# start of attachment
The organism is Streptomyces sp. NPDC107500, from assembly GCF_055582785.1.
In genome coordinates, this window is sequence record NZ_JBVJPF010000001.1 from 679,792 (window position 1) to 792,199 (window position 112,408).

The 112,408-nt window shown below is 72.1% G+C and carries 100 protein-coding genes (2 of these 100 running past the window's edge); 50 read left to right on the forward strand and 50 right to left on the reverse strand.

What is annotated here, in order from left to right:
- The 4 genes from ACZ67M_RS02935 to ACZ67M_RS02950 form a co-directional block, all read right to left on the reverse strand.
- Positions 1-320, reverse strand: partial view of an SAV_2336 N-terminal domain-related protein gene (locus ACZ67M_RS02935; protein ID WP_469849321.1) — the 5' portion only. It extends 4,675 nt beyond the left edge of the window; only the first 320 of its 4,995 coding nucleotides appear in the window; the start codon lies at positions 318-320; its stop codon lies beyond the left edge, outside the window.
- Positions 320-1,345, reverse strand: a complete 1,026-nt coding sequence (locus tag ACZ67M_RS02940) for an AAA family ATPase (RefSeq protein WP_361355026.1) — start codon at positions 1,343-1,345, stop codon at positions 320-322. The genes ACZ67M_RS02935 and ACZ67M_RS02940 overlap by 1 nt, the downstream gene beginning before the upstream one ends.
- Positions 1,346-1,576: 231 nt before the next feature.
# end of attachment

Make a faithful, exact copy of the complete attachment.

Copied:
The organism is Streptomyces sp. NPDC107500, from assembly GCF_055582785.1.
In genome coordinates, this window is sequence record NZ_JBVJPF010000001.1 from 679,792 (window position 1) to 792,199 (window position 112,408).

The 112,408-nt window shown below is 72.1% G+C and carries 100 protein-coding genes (2 of these 100 running past the window's edge); 50 read left to right on the forward strand and 50 right to left on the reverse strand.

What is annotated here, in order from left to right:
- The 4 genes from ACZ67M_RS02935 to ACZ67M_RS02950 form a co-directional block, all read right to left on the reverse strand.
- Positions 1-320, reverse strand: partial view of an SAV_2336 N-terminal domain-related protein gene (locus ACZ67M_RS02935; protein ID WP_469849321.1) — the 5' portion only. It extends 4,675 nt beyond the left edge of the window; only the first 320 of its 4,995 coding nucleotides appear in the window; the start codon lies at positions 318-320; its stop codon lies beyond the left edge, outside the window.
- Positions 320-1,345, reverse strand: a complete 1,026-nt coding sequence (locus tag ACZ67M_RS02940) for an AAA family ATPase (RefSeq protein WP_361355026.1) — start codon at positions 1,343-1,345, stop codon at positions 320-322. The genes ACZ67M_RS02935 and ACZ67M_RS02940 overlap by 1 nt, the downstream gene beginning before the upstream one ends.
- Positions 1,346-1,576: 231 nt before the next feature.